[...] When you're talking to one person, "do something before you have to" is more pragmatic advice than "foment revolution." And when talking to another person, calling that advice "victim blaming" is going to open no one's mind.
I agree in principle. The problem here is that we both don't know nearly enough about the (individual) situation. "Do something" is unspecific enough. I agree, everyone in a situation they're really unhappy with should definitely do something about it. But without knowing them better, I can not go any further as far as individual advice (get degree x, try to find job y, join local support group z) goes. The advice I can give is 1) realize that it's more than likely not (only) your fault as an individual and 2) think about ways you can contribute to solving collective problems on a collective level.
You say "it ignores the institutionalized restrictions imposed upon the actual options available to the receiver." What you mean is "it's too hard.
No, and in the spirit of a discussion between respectful adults I'd ask you not to tell me what I mean. What I mean is that the system can make opportunity costs and risks associated with meaningful individual change so high that it becomes unviable without external support. Simply add a few dependents to the equation and risks can become inacceptable from a purely rational point of view quite quickly. This has nothing to do with "too hard", which implies an unwillingness to exert appropriate effort.
Let's talk about emotional well being - is "sack up" really worse than "accept your fate?"
Depends, really. If "sack up" equals "Bang your head against a wall" then there is a real possibility that accepting the nature of the wall and looking for doors and windows might be a good idea, after all. Again, I don't really think we disagree here. I'm just pointing out again that we should be very careful about supplying directions when we don't know where someone's personal walls are located.
I gave advice based on my personal experience. Nowhere did I attempt to argue that my experience was universal, nowhere did I make any sweeping statement about national or global demographics. I gave an individual answer to an individual question. You want to have an argument about policy, I want to give advice... and despite the fact that we agree about the issues, we're debating now.
Yes, that's true. Well, mostly true, since I don't recall (had to check again) any request for personal advice. But that's okay, if I felt that I had relevant advice to offer, I'd do so, too. In general, I definitely do have a tendency to take an individual case and rush into a debate about broader issues from there. I need to work on making the distinction more clear. I'll also have to add that when I made my initial reply, I just had read a few discussions where the participants were engaging in - pardon my language - neoliberal cirklejerks. I suppose I was quite pissed, is what I'm saying. I remember thinking that I'd like to write in a neutral tone, specifically not ruining the discussion by making someone feel like I attacked them. Clearly, it didn't come out that way. In my defense, this stuff is much easier when I'm actually using my native language.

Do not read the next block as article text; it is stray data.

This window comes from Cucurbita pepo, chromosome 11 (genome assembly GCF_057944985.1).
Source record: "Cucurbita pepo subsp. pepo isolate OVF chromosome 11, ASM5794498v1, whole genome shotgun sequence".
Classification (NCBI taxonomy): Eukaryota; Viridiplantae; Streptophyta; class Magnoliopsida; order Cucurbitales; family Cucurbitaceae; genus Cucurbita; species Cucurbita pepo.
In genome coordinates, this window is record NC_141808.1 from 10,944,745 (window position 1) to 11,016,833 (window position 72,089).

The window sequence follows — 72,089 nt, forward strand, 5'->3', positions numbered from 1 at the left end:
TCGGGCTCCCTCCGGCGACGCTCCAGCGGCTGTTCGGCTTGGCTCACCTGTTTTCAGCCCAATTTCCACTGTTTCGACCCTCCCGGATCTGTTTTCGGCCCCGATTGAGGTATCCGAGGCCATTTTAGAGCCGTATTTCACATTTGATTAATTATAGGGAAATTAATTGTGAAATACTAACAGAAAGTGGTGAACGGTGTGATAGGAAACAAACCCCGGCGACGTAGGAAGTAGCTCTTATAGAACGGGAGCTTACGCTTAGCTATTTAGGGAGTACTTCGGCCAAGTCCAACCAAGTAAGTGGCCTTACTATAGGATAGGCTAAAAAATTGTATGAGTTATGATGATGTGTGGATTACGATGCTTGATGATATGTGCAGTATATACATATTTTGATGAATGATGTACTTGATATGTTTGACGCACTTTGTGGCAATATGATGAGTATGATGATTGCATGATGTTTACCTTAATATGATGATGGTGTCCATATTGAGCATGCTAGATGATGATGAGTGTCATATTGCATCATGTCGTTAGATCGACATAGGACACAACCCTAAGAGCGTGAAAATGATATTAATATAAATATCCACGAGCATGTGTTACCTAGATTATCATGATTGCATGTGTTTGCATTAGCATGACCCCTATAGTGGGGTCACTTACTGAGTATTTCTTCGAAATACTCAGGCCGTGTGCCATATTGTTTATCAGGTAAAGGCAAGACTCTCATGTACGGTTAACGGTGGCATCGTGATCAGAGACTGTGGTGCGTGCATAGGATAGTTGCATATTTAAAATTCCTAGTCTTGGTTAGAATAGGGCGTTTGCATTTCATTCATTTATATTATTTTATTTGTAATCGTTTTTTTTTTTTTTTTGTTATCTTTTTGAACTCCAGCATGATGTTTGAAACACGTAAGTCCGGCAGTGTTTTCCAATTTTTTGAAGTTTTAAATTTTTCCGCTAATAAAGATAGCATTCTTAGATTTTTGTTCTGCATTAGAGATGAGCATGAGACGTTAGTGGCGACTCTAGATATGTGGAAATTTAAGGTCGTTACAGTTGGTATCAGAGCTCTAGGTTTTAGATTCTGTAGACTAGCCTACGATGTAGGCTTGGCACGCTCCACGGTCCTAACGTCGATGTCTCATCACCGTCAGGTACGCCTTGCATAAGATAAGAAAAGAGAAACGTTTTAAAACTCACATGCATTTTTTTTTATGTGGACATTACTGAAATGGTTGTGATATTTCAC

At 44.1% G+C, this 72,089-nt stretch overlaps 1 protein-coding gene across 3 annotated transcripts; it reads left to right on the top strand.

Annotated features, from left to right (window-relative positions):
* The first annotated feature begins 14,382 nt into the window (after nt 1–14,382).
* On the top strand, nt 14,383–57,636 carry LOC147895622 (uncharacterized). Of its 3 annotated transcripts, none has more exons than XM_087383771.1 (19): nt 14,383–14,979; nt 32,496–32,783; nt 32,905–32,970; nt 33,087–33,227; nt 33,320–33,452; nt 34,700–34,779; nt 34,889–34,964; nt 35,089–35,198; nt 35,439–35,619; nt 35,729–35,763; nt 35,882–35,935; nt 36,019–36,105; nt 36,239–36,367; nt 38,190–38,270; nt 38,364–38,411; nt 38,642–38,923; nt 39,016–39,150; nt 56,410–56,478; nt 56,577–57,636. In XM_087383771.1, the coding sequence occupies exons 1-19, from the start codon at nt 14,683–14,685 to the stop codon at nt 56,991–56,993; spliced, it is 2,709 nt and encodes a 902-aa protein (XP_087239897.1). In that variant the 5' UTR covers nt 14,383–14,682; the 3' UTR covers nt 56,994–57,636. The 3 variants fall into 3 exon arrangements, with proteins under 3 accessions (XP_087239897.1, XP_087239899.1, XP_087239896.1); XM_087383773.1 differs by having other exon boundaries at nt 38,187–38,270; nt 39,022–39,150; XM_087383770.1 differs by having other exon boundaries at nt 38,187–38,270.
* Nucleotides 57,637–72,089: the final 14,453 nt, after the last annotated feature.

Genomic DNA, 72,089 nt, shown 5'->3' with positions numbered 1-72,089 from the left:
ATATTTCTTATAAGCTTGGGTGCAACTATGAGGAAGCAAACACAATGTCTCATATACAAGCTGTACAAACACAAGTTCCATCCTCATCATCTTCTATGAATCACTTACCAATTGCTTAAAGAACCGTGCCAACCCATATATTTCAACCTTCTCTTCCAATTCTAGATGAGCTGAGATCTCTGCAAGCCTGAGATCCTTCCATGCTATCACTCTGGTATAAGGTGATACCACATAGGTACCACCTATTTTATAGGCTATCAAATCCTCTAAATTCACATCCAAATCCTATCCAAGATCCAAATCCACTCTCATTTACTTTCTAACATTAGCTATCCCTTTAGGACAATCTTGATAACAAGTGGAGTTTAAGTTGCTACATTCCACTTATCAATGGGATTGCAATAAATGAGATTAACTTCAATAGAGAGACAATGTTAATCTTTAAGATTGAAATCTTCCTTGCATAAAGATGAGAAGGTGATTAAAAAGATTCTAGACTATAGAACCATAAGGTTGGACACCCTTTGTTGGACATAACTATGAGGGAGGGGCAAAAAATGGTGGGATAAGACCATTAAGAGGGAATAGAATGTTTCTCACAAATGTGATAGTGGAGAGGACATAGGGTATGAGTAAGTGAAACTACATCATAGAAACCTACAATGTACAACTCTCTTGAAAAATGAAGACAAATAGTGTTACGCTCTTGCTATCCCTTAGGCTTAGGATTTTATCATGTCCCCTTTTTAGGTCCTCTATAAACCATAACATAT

All you can do is call the testifier a liar. Which you did. Did you mean to?
No, I did not mean to call you a liar. I also don't believe that I did. Instead, i disagreed about the implications as I understood them. The implication (as I understood them, and I don't think anymore that you meant that) being: Despite injustice and all the odds stacked against you, you can still rise to the top if only you play your cards right. (And if you don't, clearly there's something wrong with you, because others did.)
It sounds like you didn't mean to. It sounds like you wanted to have a discussion about the impact of insensitive philosophy on sensitive psyches in a patriarchal economic system. Unfortunately, you accused me of victim blaming, told me to STFU and threw Wikipedia links at me. More than that, you ignored the arguments I was making to make the arguments you want to have: nowhere did I say I think the world is a "just place." To the contrary. My argument, as stated all over this thread, is that the world is deeply injust and that the article expects justice.
Yes, fair enough. Again, I wasn't really aiming at you - but I didn't do a good job at making that clear. I suppose anyone would have felt attacked, me included.